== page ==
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Chelmsford (978) 441-9241, Newburyport (978) 463-0086

Chelmsford
(978) 441-9241

Newburyport
(978) 463-0086


October 2019

Monday, 28 October 2019 00:00

Why Choose Foot Surgery?

Many patients choose to have foot surgery performed as an option to relieve severe pain and discomfort. Relief may be found when toenail removal is chosen to correct chronically infected ingrown toenails. Bunion surgery may be a choice to consider if the bunion is painful and unsightly. Research has indicated it is helpful to wear orthotics following a bunionectomy, as this may help to achieve long lasting relief. If pain is felt from a deformed ankle, the surgery that may help diminish the discomfort is referred to as an ankle fusion. Additionally, this type of surgery may help patients who have ankle arthritis, and neuromuscular disorders. If you have foot pain, and are considering surgery, it is strongly advised that you schedule a consultation with a podiatrist who can properly guide you toward making the choice that is correct for you.

Foot surgery is sometimes necessary to treat a foot ailment. To learn more, contact one of our podiatrists of New England Foot and Ankle. Our doctors will assist you with all of your foot and ankle needs.

When Is Surgery Necessary?

Foot and ankle surgery is generally reserved for cases in which less invasive, conservative procedures have failed to alleviate the problem. Some of the cases in which surgery may be necessary include:

  • Removing foot deformities like bunions and bone spurs
  • Severe arthritis that has caused bone issues
  • Cosmetic reconstruction

What Types of Surgery Are There?

The type of surgery you receive will depend on the nature of the problem you have. Some of the possible surgeries include:

  • Bunionectomy for painful bunions
  • Surgical fusion for realignment of bones
  • Neuropathy decompression surgery to treat nerve damage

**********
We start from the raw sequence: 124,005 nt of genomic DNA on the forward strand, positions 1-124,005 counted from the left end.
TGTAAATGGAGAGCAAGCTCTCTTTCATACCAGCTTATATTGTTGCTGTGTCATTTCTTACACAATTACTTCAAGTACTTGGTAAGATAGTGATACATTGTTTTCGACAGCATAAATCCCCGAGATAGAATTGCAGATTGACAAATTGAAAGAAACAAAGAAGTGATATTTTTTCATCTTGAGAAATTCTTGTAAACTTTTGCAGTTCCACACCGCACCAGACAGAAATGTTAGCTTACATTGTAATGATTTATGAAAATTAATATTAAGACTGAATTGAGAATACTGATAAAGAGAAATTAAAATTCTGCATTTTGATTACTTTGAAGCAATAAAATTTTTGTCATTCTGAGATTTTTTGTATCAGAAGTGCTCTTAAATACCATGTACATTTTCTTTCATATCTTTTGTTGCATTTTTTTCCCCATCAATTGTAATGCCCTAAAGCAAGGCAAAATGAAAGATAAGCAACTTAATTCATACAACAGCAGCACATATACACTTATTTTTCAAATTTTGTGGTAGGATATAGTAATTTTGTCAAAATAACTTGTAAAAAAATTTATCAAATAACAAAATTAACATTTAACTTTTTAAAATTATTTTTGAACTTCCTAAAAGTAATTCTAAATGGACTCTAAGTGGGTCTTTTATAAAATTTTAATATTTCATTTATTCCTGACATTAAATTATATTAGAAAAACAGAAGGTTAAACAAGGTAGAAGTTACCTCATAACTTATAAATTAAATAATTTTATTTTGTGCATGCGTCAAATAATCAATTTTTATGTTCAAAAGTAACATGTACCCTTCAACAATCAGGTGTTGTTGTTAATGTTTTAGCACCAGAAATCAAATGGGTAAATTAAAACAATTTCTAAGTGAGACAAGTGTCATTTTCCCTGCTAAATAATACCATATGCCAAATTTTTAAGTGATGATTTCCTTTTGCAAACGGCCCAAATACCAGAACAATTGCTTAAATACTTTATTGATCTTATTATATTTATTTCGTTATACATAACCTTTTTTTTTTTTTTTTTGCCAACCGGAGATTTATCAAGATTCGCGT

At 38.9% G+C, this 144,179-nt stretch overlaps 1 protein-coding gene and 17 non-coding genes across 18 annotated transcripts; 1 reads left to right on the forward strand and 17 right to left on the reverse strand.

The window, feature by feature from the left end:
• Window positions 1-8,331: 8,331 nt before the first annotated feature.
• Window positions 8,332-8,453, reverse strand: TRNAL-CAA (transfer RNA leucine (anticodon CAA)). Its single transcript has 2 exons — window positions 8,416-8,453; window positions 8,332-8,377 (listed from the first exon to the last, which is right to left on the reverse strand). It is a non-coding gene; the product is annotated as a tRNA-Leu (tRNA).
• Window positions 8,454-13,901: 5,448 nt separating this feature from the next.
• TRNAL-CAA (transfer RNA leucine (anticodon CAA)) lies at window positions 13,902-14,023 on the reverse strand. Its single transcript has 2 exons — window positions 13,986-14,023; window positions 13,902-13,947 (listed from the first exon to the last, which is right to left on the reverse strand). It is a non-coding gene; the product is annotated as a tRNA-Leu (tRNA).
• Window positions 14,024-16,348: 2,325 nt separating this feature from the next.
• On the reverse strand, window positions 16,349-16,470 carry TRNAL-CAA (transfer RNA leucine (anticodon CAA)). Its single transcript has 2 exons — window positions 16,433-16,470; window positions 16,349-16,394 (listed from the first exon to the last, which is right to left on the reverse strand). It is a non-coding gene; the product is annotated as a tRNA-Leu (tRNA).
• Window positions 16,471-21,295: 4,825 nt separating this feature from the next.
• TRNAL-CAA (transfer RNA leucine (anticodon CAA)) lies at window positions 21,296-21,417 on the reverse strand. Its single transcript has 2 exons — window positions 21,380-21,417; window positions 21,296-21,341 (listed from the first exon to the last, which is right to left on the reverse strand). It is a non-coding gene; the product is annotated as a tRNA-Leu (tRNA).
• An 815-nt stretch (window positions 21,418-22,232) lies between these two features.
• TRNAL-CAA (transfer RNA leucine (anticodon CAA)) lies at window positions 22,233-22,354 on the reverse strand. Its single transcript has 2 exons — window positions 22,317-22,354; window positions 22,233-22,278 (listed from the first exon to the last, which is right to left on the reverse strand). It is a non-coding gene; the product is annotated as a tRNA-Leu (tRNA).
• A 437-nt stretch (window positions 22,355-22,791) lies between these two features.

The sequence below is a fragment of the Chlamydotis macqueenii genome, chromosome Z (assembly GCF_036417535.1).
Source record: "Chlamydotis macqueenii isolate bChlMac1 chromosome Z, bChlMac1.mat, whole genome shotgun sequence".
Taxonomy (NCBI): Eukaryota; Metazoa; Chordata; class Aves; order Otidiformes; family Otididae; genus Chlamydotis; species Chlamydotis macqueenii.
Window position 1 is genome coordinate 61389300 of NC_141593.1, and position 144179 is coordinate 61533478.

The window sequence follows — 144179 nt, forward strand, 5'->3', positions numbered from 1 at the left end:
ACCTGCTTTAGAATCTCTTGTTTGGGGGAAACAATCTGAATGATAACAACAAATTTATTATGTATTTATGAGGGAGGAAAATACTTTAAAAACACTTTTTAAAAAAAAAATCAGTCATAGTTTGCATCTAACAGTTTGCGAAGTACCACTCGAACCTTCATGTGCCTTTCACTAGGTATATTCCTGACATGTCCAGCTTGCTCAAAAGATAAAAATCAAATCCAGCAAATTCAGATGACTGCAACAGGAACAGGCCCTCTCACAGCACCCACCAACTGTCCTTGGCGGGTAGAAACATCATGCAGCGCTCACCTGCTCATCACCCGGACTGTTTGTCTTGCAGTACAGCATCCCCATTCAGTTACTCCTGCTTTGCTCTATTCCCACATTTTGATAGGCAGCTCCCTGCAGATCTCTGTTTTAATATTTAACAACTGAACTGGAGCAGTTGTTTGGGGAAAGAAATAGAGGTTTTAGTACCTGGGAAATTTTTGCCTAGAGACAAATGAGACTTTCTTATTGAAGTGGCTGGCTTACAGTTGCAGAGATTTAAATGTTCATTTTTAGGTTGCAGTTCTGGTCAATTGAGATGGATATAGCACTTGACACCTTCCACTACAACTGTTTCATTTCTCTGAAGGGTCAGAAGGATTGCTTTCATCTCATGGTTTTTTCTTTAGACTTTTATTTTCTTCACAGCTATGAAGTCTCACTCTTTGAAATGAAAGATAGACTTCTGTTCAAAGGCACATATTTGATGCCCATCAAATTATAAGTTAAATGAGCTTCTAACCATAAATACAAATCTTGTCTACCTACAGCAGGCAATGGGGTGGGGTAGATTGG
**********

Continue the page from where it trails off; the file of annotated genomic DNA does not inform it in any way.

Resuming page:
Benefits of Surgery

Although surgery is usually a last resort, it can provide more complete pain relief compared to non-surgical methods and may allow you to finally resume full activity.

Surgical techniques have also become increasingly sophisticated. Techniques like endoscopic surgery allow for smaller incisions and faster recovery times.

If you have any questions please feel free to contact one of our offices located in Chelmsfordand Newburyport, MA . We offer the newest diagnostic and treatment technologies for all your foot and ankle needs.

Read more about Foot Surgery
Monday, 28 October 2019 00:00

Foot Surgery

In most cases, foot surgery is often chosen as the last available option for conditions that have otherwise been unsuccessfully treated. Surgery may be necessary for several reasons, including the removal of foot deformities (e.g. bone spurs or bunions), arthritis problems, reconstruction due to injury, and congenital malformations (e.g. club foot or flat feet). Regardless of one’s age, foot surgery may be the only successful option for treatment for certain conditions.

The type of surgery one undergoes depends on the type of foot condition the patient has. For the removal of a bunion growth, a bunionectomy is necessary. If the bones in the feet need to be realigned or fused together, a surgical fusion of the foot is needed. For pain or nerve issues, a patient may require surgery in which the tissues surrounding the painful nerve are removed. Initially, less invasive treatments are generally attempted; surgery is often the last measure taken if other treatments are unsuccessful.